What is usability testing?

Usability testing is a test to determine how user-friendly and accessible a product is by letting the users interact with it. The users are typically given a task to accomplish, and you’ll get to observe how they accomplish it, noting their behaviour and reaction, and then collect their feedback after the task is done.

You can do a simple usability testing by recording how your users use your product or you can go all out and use eye-tracking technology. Furthermore, you can conduct usability tests on a competitor’s product to study how it compares to your product. Usability testing is an essential step to ensure that designers and developers build an enjoyable user experience.

Why do you need to do usability testing?

Usability testing recognises usability errors within the software app early in the development stage, giving you the following benefits:

  • You can spot design mistakes before going into production, saving you time and money.
  • You learn more about how users behave and gain their opinions to further understand their needs and motivation.
  • You can find opportunities and then design improvements into the product.
  • You can validate an idea or hypothesis by testing it directly with the users.
  • Overall, you can design better products with optimal user experience.

When do you need to run usability testing?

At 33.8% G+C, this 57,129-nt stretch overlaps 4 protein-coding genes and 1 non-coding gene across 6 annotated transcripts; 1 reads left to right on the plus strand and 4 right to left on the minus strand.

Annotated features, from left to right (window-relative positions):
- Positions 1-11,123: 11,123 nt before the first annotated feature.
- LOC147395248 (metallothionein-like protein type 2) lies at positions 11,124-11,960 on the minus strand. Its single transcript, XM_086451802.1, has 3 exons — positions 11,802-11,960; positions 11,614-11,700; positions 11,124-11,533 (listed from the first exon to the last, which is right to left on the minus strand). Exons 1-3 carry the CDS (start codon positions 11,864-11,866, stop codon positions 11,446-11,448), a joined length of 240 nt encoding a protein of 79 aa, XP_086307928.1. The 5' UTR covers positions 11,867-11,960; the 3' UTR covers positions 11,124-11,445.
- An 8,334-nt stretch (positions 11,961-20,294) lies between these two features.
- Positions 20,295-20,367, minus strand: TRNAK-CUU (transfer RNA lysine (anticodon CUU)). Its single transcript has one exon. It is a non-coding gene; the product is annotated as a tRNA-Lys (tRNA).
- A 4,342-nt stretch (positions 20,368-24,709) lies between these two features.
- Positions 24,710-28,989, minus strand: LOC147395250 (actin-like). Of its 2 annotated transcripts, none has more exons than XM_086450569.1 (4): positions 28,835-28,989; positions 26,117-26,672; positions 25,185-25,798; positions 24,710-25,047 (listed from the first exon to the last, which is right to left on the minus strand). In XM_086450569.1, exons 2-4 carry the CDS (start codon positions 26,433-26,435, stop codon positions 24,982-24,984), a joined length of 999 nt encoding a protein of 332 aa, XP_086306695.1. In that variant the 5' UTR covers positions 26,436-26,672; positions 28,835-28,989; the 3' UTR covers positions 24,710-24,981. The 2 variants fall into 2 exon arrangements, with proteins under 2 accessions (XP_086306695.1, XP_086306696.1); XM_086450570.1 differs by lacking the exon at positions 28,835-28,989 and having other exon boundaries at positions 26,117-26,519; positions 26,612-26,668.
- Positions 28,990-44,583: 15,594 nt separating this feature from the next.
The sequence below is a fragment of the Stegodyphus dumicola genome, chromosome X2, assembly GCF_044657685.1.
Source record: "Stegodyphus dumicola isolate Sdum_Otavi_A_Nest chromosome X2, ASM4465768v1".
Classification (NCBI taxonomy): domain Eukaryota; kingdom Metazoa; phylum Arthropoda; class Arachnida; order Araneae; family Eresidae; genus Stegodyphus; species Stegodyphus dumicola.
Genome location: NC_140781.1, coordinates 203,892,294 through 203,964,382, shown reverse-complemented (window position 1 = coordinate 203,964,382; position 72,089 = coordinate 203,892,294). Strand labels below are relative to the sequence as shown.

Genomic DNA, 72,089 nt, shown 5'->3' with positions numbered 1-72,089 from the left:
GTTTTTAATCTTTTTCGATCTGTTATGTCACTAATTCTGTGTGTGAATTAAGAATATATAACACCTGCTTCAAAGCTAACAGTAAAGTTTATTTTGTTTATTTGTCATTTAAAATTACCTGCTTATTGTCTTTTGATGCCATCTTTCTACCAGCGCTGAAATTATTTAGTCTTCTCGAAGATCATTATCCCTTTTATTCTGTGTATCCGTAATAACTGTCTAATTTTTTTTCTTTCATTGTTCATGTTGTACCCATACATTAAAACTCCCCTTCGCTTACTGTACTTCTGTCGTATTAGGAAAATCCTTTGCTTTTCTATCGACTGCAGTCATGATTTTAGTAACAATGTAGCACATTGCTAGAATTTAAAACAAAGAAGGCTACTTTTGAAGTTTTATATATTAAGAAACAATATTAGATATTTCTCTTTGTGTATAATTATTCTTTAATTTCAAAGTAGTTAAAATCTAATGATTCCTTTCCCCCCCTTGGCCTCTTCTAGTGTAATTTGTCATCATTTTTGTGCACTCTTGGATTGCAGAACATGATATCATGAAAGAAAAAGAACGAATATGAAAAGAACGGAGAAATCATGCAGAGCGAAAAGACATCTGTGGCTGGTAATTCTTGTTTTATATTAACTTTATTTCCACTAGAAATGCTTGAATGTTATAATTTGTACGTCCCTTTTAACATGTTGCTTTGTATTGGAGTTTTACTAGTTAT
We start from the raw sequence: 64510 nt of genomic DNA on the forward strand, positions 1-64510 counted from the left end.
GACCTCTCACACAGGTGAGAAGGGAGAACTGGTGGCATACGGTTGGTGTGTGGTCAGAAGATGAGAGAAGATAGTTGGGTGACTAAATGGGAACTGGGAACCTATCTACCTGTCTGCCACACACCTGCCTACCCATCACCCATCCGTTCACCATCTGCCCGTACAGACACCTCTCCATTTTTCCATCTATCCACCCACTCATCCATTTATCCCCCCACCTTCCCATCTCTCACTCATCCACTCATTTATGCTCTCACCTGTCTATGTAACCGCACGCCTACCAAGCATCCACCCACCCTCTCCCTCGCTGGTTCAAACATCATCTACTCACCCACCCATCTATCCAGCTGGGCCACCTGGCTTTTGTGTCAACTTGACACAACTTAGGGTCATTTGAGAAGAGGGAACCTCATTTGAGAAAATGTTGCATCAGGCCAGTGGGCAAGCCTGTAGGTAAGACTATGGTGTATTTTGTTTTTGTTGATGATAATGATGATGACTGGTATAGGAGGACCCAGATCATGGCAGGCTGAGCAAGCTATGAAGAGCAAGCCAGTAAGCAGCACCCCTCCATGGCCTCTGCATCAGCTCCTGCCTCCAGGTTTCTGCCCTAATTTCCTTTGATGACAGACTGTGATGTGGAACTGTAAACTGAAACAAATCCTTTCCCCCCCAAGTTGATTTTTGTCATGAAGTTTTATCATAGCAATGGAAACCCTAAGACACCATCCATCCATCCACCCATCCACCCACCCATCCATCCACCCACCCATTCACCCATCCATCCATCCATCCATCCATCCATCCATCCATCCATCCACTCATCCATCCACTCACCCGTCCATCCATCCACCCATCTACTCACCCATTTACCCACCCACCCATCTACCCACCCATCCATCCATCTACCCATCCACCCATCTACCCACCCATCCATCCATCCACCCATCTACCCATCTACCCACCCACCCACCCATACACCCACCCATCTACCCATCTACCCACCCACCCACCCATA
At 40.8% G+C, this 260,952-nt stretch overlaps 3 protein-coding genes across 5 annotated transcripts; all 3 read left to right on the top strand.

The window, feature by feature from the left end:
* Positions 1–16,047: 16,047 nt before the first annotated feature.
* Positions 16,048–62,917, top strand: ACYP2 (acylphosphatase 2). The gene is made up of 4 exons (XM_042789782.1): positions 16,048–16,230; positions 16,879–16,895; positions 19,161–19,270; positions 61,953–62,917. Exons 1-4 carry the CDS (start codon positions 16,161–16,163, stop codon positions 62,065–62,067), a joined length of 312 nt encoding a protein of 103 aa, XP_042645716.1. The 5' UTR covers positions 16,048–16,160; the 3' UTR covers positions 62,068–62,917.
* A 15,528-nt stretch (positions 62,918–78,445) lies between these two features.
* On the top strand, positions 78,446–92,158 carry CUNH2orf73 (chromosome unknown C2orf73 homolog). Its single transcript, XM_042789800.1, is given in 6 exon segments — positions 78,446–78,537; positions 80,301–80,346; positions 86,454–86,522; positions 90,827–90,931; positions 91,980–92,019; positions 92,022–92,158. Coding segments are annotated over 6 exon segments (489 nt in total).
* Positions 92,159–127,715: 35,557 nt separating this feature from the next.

Usability testing can be done at any time during the product development cycle. The earlier and the more regular you run user testing, the better the outcome. Typically, usability testing is done when:

  • Developing a new product idea
  • Starting a new project, whether it is improving a product or introducing a new feature
  • In the UX redesign phase and development phase.
  • Running design sprints.

Usability testing is heavily used in design sprints, done on the last day, which validates whether your idea works or not.

What are the different usability testing methods?

There are a few ways to run a usability test. The most common is face-to-face sessions. In-person testing is great for capturing feedback because you get to observe non-verbal cues from your users. You must record the sessions, so you have a reference to study further and share with other teams.

You can also run remote tests. At times, it is more suitable, especially when testing a huge cohort of users in different locations. Remote user testing is also great for when the tests are simpler such as when you’re refining a feature.

The last method is called guerrilla user testing, where you will be randomly asking passers-by, colleagues and friends that match your targeted users, to use your product. It is an informal session, and usually in a public place.

The good thing about guerrilla testing is you’ll get to reach people you’ve never considered as your target market and gain more insight about your product. It is highly recommended when you’re building a new product.

How to run a usability testing?

The process to prepare for a usability test involves the following steps:

  1. Understand your product and research objectives
  2. Research your target audience
  3. Prepare the test method, environment, and questions
  4. Recruit user test participants
  5. Conduct a pilot test
  6.  Analyse the observations and report
  7. Prioritise usability issues to resolve
  8. Repeat when necessary